Union Loses, Kids Win

New York Mayor Bill de Blasio visits a second grade Spanish class at Amber Charter School in Manhattan on the first day of NYC public schools, September 4, 2014 in New York City. New York Mayor Bill de Blasio is touring universal pre-kindergarten programs throughout the city. (Photo by Susan Watts-Pool/Getty Images)

New York Mayor Bill de Blasio visits a second grade Spanish class at Amber Charter School in Manhattan on the first day of NYC public schools, September 4, 2014 in New York City. (Photo: Susan Watts-Pool/Getty Images)

The state’s public school children were well served last week when a state Supreme Court justice on Staten Island, Philip G. Minardo, allowed a lawsuit against tenure rules to proceed. Unions representing state and city teachers hoped to strangle this potential game changer before it could be fully argued in a court of law. They lost.

The suit was filed on behalf of several families and was inspired by a ruling in California that threw out tenure on the grounds that it prevented the state from making good on its obligation to provide children with a sound education. (The ruling is under appeal.) That remarkable decision led some education advocates, most notably former television news reporter Campbell Brown, to make a similar argument about tenure rules in New York.


Any system that makes it nearly impossible to fire or discipline bad teachers conflicts with the rights of children to receive the quality education envisioned in the state constitution.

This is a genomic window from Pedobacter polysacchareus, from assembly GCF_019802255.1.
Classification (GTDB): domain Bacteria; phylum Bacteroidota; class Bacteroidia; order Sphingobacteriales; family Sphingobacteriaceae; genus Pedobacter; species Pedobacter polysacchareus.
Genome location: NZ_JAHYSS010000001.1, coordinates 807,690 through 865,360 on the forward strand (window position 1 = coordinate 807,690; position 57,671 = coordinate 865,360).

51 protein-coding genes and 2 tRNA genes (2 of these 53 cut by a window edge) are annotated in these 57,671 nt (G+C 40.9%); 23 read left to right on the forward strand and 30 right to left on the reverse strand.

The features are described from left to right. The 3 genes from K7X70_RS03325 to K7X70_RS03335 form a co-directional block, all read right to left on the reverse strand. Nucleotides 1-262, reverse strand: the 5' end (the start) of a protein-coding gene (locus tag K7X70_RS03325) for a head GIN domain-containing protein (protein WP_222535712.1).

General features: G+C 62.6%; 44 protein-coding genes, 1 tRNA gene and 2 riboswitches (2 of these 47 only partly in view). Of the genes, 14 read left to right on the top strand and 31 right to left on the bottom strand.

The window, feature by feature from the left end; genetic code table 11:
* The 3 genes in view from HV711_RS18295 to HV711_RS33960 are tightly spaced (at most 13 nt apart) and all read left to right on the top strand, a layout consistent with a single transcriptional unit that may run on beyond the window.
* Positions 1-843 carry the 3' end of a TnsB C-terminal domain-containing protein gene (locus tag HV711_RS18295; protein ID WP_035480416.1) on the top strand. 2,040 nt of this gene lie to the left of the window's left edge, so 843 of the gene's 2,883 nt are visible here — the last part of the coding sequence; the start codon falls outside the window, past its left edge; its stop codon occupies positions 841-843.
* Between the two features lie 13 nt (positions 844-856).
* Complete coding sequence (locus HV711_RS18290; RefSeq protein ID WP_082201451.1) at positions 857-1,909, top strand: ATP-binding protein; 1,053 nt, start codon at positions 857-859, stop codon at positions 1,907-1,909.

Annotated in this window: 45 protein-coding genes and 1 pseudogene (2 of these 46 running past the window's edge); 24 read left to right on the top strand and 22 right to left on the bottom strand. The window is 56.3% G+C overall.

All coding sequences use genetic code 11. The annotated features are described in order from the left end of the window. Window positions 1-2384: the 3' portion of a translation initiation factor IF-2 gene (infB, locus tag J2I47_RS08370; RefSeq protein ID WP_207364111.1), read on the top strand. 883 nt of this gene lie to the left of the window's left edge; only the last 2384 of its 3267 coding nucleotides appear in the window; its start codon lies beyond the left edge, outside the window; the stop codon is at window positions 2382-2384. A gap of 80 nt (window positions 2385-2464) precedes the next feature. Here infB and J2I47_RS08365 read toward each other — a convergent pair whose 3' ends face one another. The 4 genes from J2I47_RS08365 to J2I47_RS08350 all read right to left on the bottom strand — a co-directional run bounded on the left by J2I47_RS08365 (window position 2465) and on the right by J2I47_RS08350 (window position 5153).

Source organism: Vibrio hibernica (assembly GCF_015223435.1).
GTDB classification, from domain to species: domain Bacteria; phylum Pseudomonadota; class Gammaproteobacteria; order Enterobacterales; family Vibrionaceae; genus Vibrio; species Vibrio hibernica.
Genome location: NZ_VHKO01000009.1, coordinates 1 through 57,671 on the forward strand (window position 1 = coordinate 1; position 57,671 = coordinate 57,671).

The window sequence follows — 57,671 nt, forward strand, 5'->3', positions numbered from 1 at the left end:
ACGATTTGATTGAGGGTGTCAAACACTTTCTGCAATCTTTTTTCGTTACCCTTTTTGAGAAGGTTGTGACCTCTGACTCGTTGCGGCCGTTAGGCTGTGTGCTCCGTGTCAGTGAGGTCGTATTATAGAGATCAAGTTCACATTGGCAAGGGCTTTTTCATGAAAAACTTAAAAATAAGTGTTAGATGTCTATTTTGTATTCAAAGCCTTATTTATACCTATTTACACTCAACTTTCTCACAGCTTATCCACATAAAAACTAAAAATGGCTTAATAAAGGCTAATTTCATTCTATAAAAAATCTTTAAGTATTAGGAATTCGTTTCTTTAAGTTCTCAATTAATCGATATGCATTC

The suit contends that any system that makes it nearly impossible to fire or discipline bad teachers conflicts with the rights of children to receive the quality education envisioned in the state constitution. The plaintiffs do not lack for examples—New Yorkers have become accustomed to stories about the lack of accountability in too many classrooms and school buildings, about the union’s power to protect and defend incompetent teachers. We have also become accustomed to hearing the union claim that it cares only about the best interests of children. It’s hard to imagine anyone actually believes this claim.

Tenure has become somewhat more difficult to achieve, thanks to reforms adopted during Mayor Bloomberg’s tenure. Not so long ago, tenure was granted as a matter of course after a three-year probationary period. In the 2013-14 academic year, 60 percent of eligible teachers received their lifetime job guarantee, while another 38 percent saw their probation extended by a year. Two percent were denied tenure, a figure that seems impossibly small, but better than in the past.

Ms. Brown, who has become the public face of this grassroots movement, said that parents are now “one step closer” to a more accountable public school system. She specifically noted tenure’s impact on the achievement gap between white students and their minority peers. The old way of doing business will do little to close that gap. In fact, the old rules have helped to create and widen that gap.

In the end, the legal case against tenure may not prevail. But it is an important battle, one worth fighting—for the sake of the children.

Union Loses, Kids Win